Hawaiian Electric Co. hopes to move forward on a 15-megawatt solar farm on undeveloped land at the Kahe Generating Station on Oahu if it can get a waiver from state regulators from the competitive bidding process.
Projects larger than 5 mw are required to be competitively bid.
The price of the solar energy — 14.5 cents per kilowatt-hour — falls significantly below electricity rates. The current cost of using oil to produce power is currently estimated at 22.7 cents per kilowatt hour, according to HECO.
The electric utility owns the land, which helps make the solar energy cheaper for customers, said HECO spokesman, Darren Pai.
SolarCity would build the 50-acre project, which could be online by the end of 2015, pending regulatory and environmental approvals.
“This project is Hawaiian Electric’s latest effort to lower bills for customers, improve service, and develop more low-cost clean energy resources,” according to a HECO press release issued Wednesday.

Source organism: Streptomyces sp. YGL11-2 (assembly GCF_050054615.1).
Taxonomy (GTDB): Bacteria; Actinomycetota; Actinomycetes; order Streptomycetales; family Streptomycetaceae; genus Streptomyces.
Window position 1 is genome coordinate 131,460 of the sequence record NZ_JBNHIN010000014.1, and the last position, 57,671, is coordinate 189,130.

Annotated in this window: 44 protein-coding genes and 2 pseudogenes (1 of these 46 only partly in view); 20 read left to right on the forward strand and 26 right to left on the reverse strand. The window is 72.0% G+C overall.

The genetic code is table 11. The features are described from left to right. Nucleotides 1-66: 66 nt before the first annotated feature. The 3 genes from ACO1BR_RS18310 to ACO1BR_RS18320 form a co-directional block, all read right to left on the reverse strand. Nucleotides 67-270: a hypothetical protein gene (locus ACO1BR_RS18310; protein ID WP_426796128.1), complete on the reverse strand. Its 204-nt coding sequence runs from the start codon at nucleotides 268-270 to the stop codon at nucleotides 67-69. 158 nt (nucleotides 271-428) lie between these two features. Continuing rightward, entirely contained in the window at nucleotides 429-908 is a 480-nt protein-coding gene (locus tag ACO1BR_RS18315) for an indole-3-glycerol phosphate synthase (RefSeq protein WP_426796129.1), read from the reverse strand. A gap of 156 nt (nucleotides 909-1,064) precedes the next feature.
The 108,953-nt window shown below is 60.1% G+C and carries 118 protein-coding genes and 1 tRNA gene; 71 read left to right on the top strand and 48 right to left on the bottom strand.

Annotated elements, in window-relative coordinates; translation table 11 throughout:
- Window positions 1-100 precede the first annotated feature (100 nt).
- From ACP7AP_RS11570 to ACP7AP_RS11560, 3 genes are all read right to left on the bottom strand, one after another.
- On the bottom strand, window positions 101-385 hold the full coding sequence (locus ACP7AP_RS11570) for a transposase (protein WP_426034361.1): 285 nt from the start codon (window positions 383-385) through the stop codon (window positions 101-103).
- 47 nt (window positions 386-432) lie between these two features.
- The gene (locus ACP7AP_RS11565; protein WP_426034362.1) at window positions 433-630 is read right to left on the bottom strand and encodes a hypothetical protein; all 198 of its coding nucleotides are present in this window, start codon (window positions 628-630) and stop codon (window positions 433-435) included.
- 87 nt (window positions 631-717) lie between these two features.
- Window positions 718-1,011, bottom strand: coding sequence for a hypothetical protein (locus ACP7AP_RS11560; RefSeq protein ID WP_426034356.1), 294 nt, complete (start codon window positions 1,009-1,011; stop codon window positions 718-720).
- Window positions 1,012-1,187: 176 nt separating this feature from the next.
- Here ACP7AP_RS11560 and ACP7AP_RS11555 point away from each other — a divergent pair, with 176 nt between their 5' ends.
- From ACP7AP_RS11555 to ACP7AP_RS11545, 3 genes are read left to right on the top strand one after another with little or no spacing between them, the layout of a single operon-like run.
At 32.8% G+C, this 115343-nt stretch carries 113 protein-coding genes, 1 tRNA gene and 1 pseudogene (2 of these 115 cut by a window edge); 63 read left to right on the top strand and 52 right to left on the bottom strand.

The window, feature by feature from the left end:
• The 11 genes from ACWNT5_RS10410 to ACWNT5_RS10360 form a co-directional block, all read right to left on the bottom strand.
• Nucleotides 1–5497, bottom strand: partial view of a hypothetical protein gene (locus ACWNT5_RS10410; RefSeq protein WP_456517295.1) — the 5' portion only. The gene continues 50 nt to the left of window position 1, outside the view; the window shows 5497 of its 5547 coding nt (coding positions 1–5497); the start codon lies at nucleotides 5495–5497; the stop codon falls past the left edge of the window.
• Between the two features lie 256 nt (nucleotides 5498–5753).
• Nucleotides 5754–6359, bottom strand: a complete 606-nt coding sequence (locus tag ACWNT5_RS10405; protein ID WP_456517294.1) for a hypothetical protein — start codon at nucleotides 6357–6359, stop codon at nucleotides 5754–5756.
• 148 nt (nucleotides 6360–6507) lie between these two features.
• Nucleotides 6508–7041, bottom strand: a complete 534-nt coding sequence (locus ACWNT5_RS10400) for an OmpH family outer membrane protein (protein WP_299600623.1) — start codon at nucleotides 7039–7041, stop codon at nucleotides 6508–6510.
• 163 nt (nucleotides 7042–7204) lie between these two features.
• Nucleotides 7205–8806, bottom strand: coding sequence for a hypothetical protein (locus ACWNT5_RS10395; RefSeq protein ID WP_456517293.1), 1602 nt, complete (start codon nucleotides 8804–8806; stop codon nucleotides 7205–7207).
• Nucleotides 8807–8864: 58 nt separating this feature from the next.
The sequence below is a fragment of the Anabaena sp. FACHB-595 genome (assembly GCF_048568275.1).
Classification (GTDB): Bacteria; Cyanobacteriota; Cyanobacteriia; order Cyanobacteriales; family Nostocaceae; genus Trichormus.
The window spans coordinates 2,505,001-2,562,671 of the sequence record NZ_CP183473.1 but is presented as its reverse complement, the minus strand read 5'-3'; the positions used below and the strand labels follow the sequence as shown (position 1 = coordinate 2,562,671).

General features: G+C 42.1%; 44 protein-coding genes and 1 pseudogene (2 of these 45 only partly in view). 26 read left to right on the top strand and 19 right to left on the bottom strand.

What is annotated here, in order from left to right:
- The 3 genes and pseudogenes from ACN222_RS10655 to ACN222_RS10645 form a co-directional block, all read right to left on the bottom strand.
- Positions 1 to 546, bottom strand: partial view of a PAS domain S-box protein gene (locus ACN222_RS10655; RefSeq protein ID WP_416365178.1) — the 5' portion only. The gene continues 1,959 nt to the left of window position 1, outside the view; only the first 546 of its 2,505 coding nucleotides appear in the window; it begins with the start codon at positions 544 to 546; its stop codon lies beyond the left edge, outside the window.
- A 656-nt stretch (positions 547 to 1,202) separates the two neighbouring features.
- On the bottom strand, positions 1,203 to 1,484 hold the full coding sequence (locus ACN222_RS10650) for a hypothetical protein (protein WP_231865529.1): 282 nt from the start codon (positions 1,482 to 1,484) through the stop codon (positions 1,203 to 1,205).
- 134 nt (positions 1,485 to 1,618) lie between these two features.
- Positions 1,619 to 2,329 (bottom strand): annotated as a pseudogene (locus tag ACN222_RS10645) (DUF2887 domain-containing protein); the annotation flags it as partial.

Earlier this year, HECO submitted four other solar projects and a wind project to the Public Utilities Commission, also seeking a waiver from the competitive bidding process. The projects represent five of 25 proposals submitted to HECO after it issued a request for low-cost renewable energy.
The earlier projects, which total 64 megawatts, have an average consumer price tag of 15.9 cents per kilowatt hour. The PUC has yet to rule on HECO’s request for a waiver for these projects.
HECO says that it can more quickly to bring low cost, renewable energy to consumers by circumventing the competitive bidding process.
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